Construction Corp. v. Waters, 438 U.S. 567, 576 (1978). Thus, in Texas
Department of Community Affairs v. Burdine, 450 U.S. 248 (1981), a prima
facie case was made out by a female who showed she was qualified for the position she
sought, and that the position remained open for a lengthy period before she was
rejected in favor of a male who had been under her supervision. 450 U.S. at 253,
n.6. A prima facie case was also established by a plaintiff who demonstrated
membership in a protected class, similarity to individuals not within that
class, and differential treatment. See, Collins v. State of Illinois,
830 F.2d 692, 698 (7th Cir. 1987).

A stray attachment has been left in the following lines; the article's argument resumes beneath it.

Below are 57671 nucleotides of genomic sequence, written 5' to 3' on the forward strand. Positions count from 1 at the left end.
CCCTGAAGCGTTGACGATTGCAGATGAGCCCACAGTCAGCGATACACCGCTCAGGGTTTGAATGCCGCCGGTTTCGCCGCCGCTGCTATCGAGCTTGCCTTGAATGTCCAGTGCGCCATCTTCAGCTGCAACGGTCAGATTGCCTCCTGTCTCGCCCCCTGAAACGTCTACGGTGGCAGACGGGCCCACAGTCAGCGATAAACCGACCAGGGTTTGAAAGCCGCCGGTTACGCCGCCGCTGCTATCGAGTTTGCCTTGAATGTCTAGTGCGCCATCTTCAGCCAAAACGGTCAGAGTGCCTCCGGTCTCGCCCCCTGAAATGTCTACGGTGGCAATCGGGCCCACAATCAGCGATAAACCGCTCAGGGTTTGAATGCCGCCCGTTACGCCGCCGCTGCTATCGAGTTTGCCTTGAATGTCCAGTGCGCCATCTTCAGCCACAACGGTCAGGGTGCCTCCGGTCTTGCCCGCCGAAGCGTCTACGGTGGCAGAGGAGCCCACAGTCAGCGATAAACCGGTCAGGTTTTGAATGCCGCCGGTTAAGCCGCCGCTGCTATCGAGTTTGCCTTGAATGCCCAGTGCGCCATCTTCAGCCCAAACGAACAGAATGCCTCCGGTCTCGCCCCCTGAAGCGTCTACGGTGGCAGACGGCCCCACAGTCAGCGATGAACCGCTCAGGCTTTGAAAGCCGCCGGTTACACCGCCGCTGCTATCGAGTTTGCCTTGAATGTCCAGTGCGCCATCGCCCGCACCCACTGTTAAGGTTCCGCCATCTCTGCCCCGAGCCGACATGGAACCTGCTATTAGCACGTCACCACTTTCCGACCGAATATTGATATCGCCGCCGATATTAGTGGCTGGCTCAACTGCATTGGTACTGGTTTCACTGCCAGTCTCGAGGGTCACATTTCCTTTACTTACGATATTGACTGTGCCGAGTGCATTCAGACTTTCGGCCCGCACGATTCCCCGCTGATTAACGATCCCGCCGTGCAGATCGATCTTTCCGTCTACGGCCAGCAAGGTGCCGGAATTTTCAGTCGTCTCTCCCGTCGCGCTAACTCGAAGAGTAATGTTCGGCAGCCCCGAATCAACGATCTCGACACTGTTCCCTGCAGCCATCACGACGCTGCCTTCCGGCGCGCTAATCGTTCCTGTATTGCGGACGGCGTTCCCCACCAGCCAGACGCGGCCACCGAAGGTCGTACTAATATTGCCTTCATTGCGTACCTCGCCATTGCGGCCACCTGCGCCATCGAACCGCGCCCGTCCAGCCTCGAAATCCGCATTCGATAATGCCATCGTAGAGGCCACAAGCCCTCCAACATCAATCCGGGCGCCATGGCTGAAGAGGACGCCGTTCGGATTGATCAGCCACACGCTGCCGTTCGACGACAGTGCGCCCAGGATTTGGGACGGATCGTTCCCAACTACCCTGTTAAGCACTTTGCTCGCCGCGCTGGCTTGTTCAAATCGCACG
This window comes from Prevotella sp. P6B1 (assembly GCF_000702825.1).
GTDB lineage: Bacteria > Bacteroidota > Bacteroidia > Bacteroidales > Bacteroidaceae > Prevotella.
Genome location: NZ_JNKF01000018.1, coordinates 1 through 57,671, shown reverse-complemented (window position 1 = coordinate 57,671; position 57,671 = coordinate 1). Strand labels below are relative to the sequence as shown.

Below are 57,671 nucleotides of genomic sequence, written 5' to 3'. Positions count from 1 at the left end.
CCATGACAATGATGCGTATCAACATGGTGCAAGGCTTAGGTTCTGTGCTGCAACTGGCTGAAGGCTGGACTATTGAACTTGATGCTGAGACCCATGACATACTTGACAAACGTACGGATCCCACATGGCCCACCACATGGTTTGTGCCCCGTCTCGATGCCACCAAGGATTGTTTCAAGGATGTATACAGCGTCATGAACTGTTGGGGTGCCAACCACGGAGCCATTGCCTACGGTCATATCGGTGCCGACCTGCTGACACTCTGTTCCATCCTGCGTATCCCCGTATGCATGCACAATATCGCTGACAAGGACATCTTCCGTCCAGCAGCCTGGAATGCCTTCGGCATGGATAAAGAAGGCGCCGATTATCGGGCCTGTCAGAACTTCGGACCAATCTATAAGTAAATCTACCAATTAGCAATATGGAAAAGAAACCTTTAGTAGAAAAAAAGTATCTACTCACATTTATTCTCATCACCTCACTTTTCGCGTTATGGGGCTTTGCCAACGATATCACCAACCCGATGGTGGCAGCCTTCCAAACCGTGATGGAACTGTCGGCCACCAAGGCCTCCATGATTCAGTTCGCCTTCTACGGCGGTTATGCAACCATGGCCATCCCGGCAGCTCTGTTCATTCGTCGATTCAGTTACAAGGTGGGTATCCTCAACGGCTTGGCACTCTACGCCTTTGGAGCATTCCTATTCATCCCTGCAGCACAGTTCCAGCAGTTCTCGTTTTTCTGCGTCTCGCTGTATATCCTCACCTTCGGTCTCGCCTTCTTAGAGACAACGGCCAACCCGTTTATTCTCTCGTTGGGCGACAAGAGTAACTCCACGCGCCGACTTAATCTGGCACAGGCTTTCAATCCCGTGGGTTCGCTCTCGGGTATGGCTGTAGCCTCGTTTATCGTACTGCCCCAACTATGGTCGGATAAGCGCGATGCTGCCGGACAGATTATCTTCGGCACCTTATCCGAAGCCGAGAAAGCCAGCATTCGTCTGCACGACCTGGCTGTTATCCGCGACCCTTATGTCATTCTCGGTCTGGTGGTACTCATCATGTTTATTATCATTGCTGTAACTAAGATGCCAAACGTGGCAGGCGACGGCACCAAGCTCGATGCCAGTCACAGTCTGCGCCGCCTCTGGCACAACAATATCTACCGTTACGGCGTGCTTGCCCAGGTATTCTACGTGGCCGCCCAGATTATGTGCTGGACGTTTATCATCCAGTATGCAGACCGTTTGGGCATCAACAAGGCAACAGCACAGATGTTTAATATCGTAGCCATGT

2Respondent's burden in rebutting
the prima facie case is not one of proof but of production. MUHL need only set
forth, through the introduction of admissible evidence, an explanation for
rejecting Complainant which is legally sufficient to justify judgment for
Respondent. 450 U.S. at 254.
3The Commission adheres to the
"in-part" test of Muskego-Norway C.S.J.S.D. No. 9 v. W.E.R.B.,
35 Wis. 2d 540, 151 N.W.2d 617 (1967). See, Billy Sanders v. U-Haul
Co. of Western Wisconsin, Case No. 20288, MEOC, Ex. Dec., May 22, 1985; Gloria
McCarter v. Wisconsin Power & Light, Case No. 20471, MEOC, Ex. Dec.,
Dec. 29, 1986; aff'd., MEOC, Mar. 26, 1987.
4As Thomas explained it, he first
listed lead worker traits on a sheet of paper and recorded information, comments
and observations for each candidate. See, Exh. R-11. He then converted
his written comments to numerical ratings. See, Exh. R-10. The numerical
ratings constituted the third component of the three-part test Thomas used to
evaluate the candidates.